School Bus Driver in Fatal New Jersey Crash Had License Suspended 14 Times – What Can You Do To Protect Your Child During School Field Trips?

By Greg Kohn

As New Jersey mass transit accident attorneys, we see the devastation a mass transit accident causes for the families involved. Our entire legal team was saddened to hear of the tragic and deadly school bus crash in Mount Olive, N.J. in May of this year.

According to a news story from the New York Times in May 2018, a school bus driver who had his driver’s license suspended 14 times was behind the wheel of a school bus when it crashed. The 77-year old school bus driver had a commercial driver’s license endorsed by the state to operate a school bus, even though his record clearly showed he lost his license 14 times over the 43-year driving record. A spokeswoman for the New Jersey Motor Vehicle Commission said that the bus driver had five accidents on his record but could not offer any further information.

The school bus was transporting 44 passengers from the fifth-grade class of East Brook Middle School on a school field trip from Paramus to Waterloo Village when it crashed. The school bus collided with a dump truck before overturning in the median on Interstate 80. A 10-year old student, and a 51-year old teacher, were killed in the accident. The remaining passengers were injured and transported to local hospitals for treatment.

Proposed New Law Seeks to Reduce Tragedies Like This In the Future

N.J. Congressman Josh Gottheimer proposed new legislation referred to as “Miranda’s  Law” in honor of the 10-year old student who died in the May school bus crash. The law will make it much easier for government agencies to share information regarding the driving record for school bus drivers. The system would alert the school district that employs the driver when the driver is involved in any traffic violation or accident more serious than a parking ticket. Proponents of the bill claim that it will save lives.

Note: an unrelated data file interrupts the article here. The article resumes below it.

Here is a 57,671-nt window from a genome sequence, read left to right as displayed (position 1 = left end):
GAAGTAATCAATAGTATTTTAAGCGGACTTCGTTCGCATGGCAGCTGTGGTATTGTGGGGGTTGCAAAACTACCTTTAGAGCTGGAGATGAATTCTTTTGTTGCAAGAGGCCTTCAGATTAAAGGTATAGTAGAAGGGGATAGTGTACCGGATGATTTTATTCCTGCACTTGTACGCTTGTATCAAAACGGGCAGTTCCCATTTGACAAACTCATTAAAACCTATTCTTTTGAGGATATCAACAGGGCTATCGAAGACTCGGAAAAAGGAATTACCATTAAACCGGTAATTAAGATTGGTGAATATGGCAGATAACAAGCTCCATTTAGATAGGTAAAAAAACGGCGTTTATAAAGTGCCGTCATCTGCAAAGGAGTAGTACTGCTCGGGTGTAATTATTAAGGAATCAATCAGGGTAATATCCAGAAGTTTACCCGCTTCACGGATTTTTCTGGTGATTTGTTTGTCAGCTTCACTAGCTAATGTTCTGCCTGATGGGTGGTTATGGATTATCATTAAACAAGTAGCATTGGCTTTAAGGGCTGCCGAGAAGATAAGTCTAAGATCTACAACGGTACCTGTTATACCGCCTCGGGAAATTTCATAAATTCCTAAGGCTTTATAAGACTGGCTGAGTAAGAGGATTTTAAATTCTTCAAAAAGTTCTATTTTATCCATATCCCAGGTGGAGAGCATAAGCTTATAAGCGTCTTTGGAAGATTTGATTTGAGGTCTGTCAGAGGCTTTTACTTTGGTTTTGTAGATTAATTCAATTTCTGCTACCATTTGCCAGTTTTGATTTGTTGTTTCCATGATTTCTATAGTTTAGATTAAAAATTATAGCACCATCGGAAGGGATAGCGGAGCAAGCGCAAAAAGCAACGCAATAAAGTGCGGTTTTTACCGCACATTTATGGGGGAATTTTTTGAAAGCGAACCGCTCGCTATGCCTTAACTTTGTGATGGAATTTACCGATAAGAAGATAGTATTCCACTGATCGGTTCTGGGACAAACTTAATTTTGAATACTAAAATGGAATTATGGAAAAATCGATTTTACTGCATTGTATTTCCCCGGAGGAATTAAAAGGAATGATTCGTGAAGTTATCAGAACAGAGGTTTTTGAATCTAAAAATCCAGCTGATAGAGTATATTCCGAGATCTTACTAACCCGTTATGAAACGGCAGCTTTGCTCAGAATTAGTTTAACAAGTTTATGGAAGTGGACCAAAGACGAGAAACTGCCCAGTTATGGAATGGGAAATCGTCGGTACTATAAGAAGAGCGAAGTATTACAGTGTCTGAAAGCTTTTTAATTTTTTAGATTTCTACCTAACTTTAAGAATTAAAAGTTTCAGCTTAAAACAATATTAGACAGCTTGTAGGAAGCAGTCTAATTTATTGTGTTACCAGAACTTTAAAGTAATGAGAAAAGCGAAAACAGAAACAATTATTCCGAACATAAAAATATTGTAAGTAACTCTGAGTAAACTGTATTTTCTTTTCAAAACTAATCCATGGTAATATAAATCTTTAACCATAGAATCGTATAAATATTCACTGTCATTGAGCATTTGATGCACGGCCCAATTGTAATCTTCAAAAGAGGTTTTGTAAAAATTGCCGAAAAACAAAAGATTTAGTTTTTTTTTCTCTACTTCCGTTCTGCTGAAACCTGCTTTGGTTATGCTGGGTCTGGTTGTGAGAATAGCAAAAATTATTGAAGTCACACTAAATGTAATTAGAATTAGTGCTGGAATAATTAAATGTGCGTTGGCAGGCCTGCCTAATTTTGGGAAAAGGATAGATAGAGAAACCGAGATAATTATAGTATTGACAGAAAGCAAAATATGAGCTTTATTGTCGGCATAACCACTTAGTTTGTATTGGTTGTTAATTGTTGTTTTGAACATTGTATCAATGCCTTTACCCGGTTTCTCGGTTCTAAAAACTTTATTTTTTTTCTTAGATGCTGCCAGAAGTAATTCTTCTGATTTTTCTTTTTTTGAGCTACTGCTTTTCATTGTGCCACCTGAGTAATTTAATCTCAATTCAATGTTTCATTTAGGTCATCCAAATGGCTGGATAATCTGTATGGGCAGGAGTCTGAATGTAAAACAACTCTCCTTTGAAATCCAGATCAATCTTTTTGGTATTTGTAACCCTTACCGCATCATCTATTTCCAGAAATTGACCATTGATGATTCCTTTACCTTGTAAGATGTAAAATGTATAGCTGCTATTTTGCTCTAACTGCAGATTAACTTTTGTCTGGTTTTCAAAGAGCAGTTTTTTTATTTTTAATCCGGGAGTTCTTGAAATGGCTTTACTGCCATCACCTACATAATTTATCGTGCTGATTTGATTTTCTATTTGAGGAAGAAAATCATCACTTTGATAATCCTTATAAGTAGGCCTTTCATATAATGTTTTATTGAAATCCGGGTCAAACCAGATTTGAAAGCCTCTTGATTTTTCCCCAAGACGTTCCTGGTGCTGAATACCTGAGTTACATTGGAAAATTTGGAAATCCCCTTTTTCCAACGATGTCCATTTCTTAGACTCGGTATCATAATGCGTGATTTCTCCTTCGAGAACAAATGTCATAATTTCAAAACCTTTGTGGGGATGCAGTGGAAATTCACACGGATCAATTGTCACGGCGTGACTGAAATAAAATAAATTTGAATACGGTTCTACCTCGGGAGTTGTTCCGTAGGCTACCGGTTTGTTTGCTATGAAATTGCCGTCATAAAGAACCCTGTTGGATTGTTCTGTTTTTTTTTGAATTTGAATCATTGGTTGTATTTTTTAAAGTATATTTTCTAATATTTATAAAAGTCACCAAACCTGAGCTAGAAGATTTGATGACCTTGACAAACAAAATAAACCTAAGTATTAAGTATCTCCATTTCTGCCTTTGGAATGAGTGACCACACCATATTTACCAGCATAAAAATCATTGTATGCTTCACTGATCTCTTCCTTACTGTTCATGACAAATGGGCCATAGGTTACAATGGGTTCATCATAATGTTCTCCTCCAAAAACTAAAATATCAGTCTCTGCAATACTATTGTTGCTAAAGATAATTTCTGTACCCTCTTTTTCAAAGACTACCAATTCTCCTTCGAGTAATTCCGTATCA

How Can You Protect Your Child on a School Field Trip?

Each school should have a written policy for safety procedures during field trips. You need to request a complete copy of the procedures and review those procedures carefully. If you believe an issue is not addressed correctly, you should schedule a meeting with the school’s principal and school board. Also, ask whether the bus your child will be riding on for the trip is equipped with seat belts. If the bus does not have seat belts, you may want to consider volunteering as a chaperone and driving your vehicle for the trip depending on the circumstances. You should also inquire about the bus driver to ensure that the driver has a valid driver’s license with a bus endorsement and ask when school officials last reviewed the driver’s driving record.

Websites like The Bump, Scholastic, and Live About also have information about safety tips for school field trips.

New Jersey Mass Transit Lawyer — Liability for School Field Trip Accidents

Before you sign that permission slip for your child to attend a field trip, you need to read the fine print and discuss your legal rights with a New Jersey mass transit lawyer. School districts attempt to limit liability for accidents that occur during a school field trip by having parents sign a permission slip. These permission slips are actually liability waivers the school system is using to create a contract to protect the school from lawsuits.

However, a signed liability waiver or permission slip does not absolve the school or other parties from all liability for an accident. If your child was injured during a school field trip, contact our team at Nagel Rice, LLP today immediately to discuss your options for filing an injury claim or wrongful death action on behalf of your child.

About the Author
Greg Kohn is a partner at Nagel Rice and specializes in complex civil litigation cases, including professional malpractice, personal injury, class actions, wrongful death, products liability, and commercial litigation.  He has extensive experience representing clients in both state and federal court. Greg has tried many jury trials to verdict and has recovered over $50 million in settlements and verdicts in all types of personal injury matters including automobile accidents, wrongful death cases, slip and falls, and other catastrophic injury cases. Greg also handles medical malpractice cases, involving misdiagnoses, wrongful birth, and delayed cancer diagnosis. If you have questions regarding this article, you can contact Greg here.